But the REAL kicker was two days later when we saw “Snow White” signing autographs next to Belle (from Beauty and the Beast). Madeleine approached and told her “I’m the one who was dressed like you were in the parade the other day”.

Snow White (almost ASSUREDLY NOT the one who was in the parade) said “Oh! I thought you looked familiar!” and my daughter’s chest swelled and her eyes grew and her smiled curled up. But before she could even bask in the glory Belle looked at Snow White and asked, “Is this the little girl you’ve been telling me about?” and Snow White nodded her head up and down.

My daughter could have died at that moment and been complete.

Actors or not; believing in Fairies or not; When Belle asked if this was the girl that Snow White had been talking about there was absolute belief that it was true. I don’t think my daughter has doubted for a minute that Snow White saw her in the parade and has spent the last few days talking to all the other princesses at Disney about this little girl she saw.

Thank you Disney. You have created three new very loyal fans and one very dedicated future employee.

Thursday, May 08, 2008

My Daughter Outs the Tooth Fairy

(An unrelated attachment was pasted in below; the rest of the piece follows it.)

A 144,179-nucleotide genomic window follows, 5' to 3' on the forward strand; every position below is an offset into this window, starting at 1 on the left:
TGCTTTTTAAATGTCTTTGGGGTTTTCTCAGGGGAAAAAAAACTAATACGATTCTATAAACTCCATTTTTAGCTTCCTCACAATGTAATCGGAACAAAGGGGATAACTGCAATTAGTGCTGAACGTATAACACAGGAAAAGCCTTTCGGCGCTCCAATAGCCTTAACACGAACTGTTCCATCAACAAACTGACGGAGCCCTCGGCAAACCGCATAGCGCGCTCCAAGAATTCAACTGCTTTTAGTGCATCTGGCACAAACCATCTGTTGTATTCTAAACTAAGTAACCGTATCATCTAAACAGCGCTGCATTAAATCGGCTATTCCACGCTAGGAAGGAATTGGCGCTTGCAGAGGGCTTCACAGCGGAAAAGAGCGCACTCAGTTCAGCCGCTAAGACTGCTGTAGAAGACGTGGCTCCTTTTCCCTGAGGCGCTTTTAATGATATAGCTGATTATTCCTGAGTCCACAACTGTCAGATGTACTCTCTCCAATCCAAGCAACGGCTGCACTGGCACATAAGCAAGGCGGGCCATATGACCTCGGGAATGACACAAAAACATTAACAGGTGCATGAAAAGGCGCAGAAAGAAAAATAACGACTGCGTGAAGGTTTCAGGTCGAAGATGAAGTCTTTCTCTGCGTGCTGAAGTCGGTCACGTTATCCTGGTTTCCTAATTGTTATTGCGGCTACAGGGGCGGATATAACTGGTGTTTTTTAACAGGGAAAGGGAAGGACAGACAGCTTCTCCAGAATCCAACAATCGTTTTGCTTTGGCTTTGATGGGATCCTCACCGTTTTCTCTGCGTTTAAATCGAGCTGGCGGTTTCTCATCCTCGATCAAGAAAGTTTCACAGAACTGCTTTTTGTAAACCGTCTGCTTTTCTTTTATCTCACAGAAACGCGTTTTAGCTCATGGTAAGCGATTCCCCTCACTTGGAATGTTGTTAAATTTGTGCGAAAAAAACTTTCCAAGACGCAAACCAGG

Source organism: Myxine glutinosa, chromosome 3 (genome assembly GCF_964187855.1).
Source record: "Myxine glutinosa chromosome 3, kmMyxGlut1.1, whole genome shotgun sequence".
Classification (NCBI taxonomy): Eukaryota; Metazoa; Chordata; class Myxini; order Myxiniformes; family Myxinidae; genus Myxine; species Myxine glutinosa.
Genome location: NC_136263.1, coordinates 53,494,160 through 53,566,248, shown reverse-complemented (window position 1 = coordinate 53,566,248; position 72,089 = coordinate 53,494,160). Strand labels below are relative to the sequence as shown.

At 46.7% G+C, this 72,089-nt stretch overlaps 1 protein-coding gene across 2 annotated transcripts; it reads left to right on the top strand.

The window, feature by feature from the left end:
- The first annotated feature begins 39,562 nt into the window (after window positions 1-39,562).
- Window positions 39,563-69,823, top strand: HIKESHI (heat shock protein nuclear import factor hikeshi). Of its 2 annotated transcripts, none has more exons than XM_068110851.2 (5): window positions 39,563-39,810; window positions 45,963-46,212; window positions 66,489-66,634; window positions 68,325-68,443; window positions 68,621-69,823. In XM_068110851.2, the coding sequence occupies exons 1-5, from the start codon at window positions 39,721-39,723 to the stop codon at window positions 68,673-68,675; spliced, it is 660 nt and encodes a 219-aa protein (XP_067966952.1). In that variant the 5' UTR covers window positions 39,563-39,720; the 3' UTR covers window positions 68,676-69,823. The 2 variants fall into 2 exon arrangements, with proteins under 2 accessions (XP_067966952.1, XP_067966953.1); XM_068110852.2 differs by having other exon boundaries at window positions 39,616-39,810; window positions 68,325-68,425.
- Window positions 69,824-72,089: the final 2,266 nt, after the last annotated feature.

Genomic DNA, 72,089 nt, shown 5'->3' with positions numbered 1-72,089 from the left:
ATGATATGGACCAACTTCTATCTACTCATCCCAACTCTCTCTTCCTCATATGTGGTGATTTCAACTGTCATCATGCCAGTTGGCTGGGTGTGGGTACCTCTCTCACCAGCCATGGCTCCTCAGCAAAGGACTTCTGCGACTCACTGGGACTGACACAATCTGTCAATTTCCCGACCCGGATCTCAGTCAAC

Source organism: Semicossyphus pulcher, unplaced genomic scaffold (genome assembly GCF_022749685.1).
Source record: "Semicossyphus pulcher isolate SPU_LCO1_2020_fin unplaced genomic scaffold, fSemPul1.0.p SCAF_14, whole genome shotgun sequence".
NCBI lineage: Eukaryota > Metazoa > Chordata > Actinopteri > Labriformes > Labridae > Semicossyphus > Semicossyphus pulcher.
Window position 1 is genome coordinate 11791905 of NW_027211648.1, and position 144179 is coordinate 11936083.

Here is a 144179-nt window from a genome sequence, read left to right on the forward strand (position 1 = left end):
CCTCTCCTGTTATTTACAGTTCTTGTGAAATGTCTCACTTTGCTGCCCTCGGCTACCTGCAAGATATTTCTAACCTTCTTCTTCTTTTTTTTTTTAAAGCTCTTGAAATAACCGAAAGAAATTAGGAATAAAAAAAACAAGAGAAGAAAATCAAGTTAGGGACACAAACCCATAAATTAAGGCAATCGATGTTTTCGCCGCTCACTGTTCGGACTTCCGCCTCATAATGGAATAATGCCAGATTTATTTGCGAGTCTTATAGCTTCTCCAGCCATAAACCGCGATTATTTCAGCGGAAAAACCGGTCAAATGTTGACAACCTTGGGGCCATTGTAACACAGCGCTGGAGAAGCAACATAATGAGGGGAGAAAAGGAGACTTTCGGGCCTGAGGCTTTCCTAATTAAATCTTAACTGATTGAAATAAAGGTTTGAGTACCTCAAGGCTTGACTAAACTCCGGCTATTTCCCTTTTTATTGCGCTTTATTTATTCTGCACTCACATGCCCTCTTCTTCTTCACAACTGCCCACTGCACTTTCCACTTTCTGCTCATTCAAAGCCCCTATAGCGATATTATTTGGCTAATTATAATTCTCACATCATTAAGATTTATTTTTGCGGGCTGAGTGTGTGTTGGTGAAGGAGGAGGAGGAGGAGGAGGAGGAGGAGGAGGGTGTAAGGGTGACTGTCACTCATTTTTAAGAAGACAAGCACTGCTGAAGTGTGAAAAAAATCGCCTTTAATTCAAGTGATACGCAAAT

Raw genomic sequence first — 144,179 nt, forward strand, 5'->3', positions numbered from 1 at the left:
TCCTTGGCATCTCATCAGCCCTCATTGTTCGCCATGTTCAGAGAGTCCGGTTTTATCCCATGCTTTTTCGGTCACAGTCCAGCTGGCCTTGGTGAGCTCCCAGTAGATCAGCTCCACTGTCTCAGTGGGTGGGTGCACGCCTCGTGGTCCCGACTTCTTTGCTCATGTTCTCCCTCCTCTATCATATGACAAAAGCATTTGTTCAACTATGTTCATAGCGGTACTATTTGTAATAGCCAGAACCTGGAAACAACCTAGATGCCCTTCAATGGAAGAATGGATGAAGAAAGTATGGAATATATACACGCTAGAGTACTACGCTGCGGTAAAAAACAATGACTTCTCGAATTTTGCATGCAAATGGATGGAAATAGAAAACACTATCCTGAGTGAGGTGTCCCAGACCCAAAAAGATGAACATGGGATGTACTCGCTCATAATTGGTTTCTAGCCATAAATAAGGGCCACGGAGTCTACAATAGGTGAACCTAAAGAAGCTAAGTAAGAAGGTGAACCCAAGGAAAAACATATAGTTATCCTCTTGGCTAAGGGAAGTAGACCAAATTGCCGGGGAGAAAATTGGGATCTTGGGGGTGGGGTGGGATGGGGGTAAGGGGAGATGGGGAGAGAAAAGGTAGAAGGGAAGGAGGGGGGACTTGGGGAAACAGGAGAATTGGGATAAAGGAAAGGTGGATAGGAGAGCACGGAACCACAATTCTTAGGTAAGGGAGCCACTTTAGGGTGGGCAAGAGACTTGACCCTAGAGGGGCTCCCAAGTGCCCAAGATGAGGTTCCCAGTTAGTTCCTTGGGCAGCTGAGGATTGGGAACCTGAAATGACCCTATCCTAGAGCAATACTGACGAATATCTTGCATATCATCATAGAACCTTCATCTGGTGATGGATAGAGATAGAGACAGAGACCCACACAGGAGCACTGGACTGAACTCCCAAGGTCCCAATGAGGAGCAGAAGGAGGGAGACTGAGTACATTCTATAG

My daughter is going to turn six in a few days. She came to us at bed time about two weeks ago and said “Daddy, I know that fairies are not real. And I know that the fairies that are real can’t fly. I know that there’s no way anyone can get into our house because it is locked up and we have an alarm.”

Dramatic pause.

“So, I think that the only one who can get my teeth from under the pillow is either you or mom”.

My wife glared at me as this is our only child and Annie wants to have fun playing these roles for a while. Madeleine has only lost two teeth so far. But I just have a hard time directly lying to my child. So I try another route.

“Don’t you think it’s way more fun to pretend like fairies come and get the teeth?”

“No. I like the truth the best. Is it you and mom?”

“Yeah, it is. But you can’t tell anyone at your school.”

“Okay. Good-night” And it was just that easy.

Once she left my wife and I began discussing our ambivalence. On the one hand, we’re proud that she’s so smart and so logical, but on the other hand we really wanted her to enjoy some of the fun things of childhood.

“Mommy!” Madeleine yelped after sneaking back into the den.

“What is it?”

With a grin as big as a samurai sword my daughter announced “And I know who the Easter Bunny is, too!” then giggled as she ran back to her room.

No comments yet about “you-know-who” in red and white, but we’ll see what happens this coming December.